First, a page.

My Calendar Fetish

2009-calendars

Isn’t Daniel Craig dreamy? There were no calendars like that available, and besides, I don’t buy man candy calendars. That would be sexist . . .

Just Like Books, You Can Never Have Too Many Calendars

So today, we did one of my favorite after-Christmas things: We went to Barnes & Noble to scope out the 50 percent off calendars. Now some years, I buy calendars for everyone before Christmas and wrap them as presents, but lately, I’ve found that buying them after Christmas is not only more cost effective, but it also allows the kids to pick out the calendars that they want as opposed to my buying what I think they might want—big difference.

I mean, when they were smaller, it was pretty easy: Thomas the Tank Engine, or then later, Sponge Bob, or something like that. But now, they have branched out. This year, Brett picked out a calendar with black and white pictures of trees. This after first picking up a star chart, then a night sky calendar.

Eamonn shopped by phone. His first choice was a Red Sox calendar, but sports calendars sell fast; then he wanted a Venice calendar (?), no Venice, but could I interest you in a landscapes of Italy? No. Then I remembered that he liked motivational quotes. I mentioned that. He wanted to know if it was too girlie, so I had to describe the pictures. That one seemed to meet his approval.

Moving on to Alexis. She has pretty eclectic tastes. One year it was Jimmy Hendrix, the next Bob Marley. Far Side always works. This year, I knew that I could win with a Family Guy, so I grabbed what appeared to be the only one in the store. I could not find, however, a daily planner, lots and lots of weekly ones, but no daily ones. That search was quickly sapping the little energy I had left (we had made two stops before Barnes & Noble). Not to mention, my daughter is very persnickety about her planners; i.e., they must be a certain size with the pages laid out in a certain way. No way I was going to chance that one.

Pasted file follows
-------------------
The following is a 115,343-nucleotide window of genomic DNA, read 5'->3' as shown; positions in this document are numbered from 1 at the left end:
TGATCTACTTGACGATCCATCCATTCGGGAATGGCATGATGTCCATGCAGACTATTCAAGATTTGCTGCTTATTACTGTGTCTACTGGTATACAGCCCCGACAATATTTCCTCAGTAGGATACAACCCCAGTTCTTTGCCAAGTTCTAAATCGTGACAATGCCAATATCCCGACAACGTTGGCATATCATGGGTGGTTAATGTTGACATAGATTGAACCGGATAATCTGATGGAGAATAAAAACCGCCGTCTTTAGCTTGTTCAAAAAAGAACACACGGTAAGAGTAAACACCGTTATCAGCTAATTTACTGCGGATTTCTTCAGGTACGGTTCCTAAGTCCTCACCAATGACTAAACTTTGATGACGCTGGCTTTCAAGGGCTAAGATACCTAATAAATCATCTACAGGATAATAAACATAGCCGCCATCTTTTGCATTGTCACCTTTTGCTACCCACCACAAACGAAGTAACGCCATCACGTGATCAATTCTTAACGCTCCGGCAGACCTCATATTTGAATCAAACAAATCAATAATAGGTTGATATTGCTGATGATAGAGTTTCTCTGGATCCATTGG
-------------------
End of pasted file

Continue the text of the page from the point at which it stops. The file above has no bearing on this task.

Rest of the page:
Then it was my turn. I used to buy four calendars: one for work, one for the kitchen, one for the bedroom, and one for my purse. Now I don’t have to buy one for work, even though I dreamed this morning that I had to go back to work on Monday for a former female boss whom I absolutely loathed, and I hadn’t done any of the projects that I was supposed to do while I was out of work. Don’t you hate those kinds of dreams?

We won’t discuss the number of calendars that I actually ordered at work or you might think that my OCD was/is truly out of control. And it was three, by the way, not counting the one that I brought from home, or the one that I had in my purse. And yes, I used all of them . . . moving right along . . .

So I found my first calendar right away, the kitchen calendar: it was an orchid calendar, beautiful miniature orchids in very simple vases with lots of open light. The bedroom calendar was giving me fits. That’s the one that I write all of my doctor’s appointments on and keep on the wall next to the computer, so it needs to have fairly big boxes, and be of good quality paper. I also need to like it a lot. I looked at the motivational one that I had picked out for Eamonn, which is why I knew about it in the first place.